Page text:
Tuesday, October 02, 2007

The rumbling guts of Labour election decision making 

So what ‘gut feelings’ are likely to influence Labours (or Browns) decision on an election date?
Well two possibilities are how they digest the lack of experience in actually fighting elections on the grounds and the memory of the clothes-peg vote in 2005

Both gut reactions suggest that for key Labour decision makers Labour a quick winter election is desirable as such.

One of the key differences between the Royal Navy and the French Navy in 18th Century wars was that British officers worked their way up from junior ranks, learning by experience. French officers were more likely to be trained ashore and appointed from above on criteria other than seamanship. The difference showed in choices for battle strategy and detailed combat performance.

Liberal Democrats have by necessity had to learn how to fight and win elections from the ground up and this experience still lives on at National level. However both Labour and Conservative national election decision makers are much more likely to have started at the grand planning level where elections are a matter of indoor rallies, billboards, policy stunts, paid-for delivery of literature and TV opportunities. In their guts Labour election planners may really not know what it means to have a winter election where you have to call on party worker to get soaked on the doorsteps, and they really may not give a damn. If they do think about it, perhaps they recon it will hit the LibDems hardest which is not a disadvantage in their eyes.

And there may be a more specific anti-LibDem element in their current calculations. In the 2005 election I happened to link onto an online discussion where agonised Labour supporters debated what to do. One faction famously said put a clothes-peg on your nose and Vote Labour. Then after the election Brown will succeed Blair and all will be well. Others argued that the situation with the Iraq war and various civil liberty issues was too serious and that Labour could not be supported at that election. A minority pointed out that the LibDem position was actually something deserving positive support.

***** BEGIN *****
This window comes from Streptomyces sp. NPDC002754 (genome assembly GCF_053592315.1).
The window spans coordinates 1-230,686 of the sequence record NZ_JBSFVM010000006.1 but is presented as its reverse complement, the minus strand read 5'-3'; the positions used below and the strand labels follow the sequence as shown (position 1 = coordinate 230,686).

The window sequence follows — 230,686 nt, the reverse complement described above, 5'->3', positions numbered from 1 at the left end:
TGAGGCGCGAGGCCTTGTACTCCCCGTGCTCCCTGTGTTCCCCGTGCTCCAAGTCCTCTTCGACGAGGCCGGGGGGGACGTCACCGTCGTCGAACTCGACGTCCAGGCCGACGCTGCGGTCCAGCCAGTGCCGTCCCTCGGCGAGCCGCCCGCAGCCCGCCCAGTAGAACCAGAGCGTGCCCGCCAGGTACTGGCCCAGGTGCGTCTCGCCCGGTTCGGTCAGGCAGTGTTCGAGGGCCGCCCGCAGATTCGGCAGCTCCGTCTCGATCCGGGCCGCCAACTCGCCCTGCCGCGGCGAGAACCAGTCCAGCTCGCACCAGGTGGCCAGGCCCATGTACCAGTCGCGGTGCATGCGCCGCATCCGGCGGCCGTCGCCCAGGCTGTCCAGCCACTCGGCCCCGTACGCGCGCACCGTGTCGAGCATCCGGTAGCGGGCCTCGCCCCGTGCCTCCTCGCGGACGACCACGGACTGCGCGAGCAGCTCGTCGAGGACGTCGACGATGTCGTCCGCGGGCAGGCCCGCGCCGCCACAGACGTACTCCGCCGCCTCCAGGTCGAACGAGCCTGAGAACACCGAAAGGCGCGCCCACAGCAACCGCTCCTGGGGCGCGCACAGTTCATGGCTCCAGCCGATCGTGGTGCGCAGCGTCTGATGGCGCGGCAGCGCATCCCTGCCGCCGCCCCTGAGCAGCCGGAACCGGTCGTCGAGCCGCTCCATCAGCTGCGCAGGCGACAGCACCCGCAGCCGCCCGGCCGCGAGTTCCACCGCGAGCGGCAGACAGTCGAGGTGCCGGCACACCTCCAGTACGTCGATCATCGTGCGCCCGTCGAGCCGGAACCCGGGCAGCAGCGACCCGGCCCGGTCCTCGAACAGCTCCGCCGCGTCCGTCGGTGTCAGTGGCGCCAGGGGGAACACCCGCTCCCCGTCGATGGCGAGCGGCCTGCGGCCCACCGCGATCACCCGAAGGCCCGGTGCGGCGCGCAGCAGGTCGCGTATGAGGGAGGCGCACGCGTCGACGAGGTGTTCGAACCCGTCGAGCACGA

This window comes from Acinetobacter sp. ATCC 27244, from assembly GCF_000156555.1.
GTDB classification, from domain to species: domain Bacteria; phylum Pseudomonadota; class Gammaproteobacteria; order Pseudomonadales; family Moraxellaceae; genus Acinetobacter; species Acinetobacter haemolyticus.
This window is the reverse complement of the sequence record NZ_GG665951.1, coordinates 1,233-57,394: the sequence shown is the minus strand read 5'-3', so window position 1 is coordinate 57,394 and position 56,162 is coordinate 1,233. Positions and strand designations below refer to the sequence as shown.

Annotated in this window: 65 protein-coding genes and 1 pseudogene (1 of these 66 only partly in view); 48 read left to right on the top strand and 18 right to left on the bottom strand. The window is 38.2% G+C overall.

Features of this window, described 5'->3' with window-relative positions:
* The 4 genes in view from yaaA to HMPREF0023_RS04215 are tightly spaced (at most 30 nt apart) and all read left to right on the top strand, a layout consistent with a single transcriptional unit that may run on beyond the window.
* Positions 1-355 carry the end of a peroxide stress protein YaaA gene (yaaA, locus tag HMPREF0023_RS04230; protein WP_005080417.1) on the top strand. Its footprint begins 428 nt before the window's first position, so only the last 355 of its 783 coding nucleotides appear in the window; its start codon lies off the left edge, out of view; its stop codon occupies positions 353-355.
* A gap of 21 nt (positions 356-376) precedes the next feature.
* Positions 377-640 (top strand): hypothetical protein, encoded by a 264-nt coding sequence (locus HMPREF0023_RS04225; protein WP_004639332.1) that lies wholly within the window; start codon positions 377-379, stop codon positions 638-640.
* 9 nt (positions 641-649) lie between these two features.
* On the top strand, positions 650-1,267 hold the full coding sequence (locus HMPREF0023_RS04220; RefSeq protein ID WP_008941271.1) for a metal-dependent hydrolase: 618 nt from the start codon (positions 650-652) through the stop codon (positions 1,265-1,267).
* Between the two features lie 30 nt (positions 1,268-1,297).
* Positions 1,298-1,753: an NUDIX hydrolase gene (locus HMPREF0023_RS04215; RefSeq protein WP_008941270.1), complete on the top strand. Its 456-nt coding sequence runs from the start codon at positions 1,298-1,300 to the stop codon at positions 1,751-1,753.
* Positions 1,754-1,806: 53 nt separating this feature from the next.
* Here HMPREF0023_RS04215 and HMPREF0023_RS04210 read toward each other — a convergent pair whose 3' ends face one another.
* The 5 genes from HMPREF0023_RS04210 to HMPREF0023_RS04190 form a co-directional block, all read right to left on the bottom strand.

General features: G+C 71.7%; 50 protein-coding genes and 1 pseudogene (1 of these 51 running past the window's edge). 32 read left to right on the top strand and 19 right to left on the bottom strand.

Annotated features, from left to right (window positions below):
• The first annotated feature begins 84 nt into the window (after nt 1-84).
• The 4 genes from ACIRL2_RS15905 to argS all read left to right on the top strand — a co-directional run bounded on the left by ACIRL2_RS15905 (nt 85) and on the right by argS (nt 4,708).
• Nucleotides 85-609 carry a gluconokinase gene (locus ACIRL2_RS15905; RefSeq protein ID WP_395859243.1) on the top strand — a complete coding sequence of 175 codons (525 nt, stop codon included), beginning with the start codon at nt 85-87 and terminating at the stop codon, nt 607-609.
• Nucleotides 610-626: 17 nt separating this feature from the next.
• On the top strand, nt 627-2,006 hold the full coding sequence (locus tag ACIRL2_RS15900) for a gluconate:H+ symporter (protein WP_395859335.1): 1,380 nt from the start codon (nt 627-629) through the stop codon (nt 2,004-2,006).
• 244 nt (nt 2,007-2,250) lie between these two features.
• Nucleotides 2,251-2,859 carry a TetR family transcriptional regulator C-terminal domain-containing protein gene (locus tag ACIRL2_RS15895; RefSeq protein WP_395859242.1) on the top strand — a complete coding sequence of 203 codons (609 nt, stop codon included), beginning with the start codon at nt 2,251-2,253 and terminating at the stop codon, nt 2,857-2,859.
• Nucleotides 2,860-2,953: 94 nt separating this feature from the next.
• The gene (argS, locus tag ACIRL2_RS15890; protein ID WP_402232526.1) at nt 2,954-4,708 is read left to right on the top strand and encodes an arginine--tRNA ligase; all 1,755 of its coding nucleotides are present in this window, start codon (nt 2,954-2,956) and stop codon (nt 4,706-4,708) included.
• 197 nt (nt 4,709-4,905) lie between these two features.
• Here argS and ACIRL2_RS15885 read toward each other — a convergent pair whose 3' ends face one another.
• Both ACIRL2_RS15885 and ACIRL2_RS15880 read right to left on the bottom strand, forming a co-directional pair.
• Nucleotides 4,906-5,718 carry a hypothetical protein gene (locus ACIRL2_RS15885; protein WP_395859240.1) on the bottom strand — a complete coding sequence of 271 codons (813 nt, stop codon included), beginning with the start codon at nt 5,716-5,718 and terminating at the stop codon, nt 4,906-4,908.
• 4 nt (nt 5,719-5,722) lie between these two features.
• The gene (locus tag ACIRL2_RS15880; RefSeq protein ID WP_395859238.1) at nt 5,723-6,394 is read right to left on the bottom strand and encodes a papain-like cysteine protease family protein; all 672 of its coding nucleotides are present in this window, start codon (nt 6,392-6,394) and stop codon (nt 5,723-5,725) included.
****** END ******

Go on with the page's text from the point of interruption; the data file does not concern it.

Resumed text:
My reading of the gut-rumbles after the 2005 poll is that anti-Blair Labour activists think there was indeed a considerable clothes-peg vote and that the LibDems did indeed succeed in picking up votes in unexpected places, snatching ‘natural Labour seats’ and ‘betraying’ others into Tory hands. Based on that gut calculation Labour now expects to turn out the clothes-peg vote, which feels vindicated, and regain the ‘waverers’ who ‘defected’ last time.

But they have to do this before people get a proper look at Brown and his long-term plans, while the illusions of the clothes-peggers are still unshattered.

There are broadly two election outcomes that would be a disaster for Brown. The terminal one would be to lose his majority even if the Tories did not get one in return. The second would be to see a substantial increase in the LibDem representation and thus an increase in effective and relevant Parliamentary opposition. A true nightmare would be the LibDems as Official Opposition – principled and relevant and with a breadth and depth of expertise the Tories can only dream of right now. That would really spell long term trouble for Brown and Labour.

Reading the current farts from labour guts I suspect Brown sees an election geared to maximising damage to the LibDems. He doesn’t really care what happens to the Tories provided they stay the official opposition and don’t increase their Parliamentary holding more than a dozen or so. A Tory opposition on the present lines he can handle easily.

For us it means ‘come three corners of the world in arms…’ and yes I now expect a Winter Poll.

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Another key difference was that the British did not guillotine many of their best Navy officers in a fit of revolutionary zeal.

The French then learned it's not easy to quickly replace a generation of talent and accrued knowledge.
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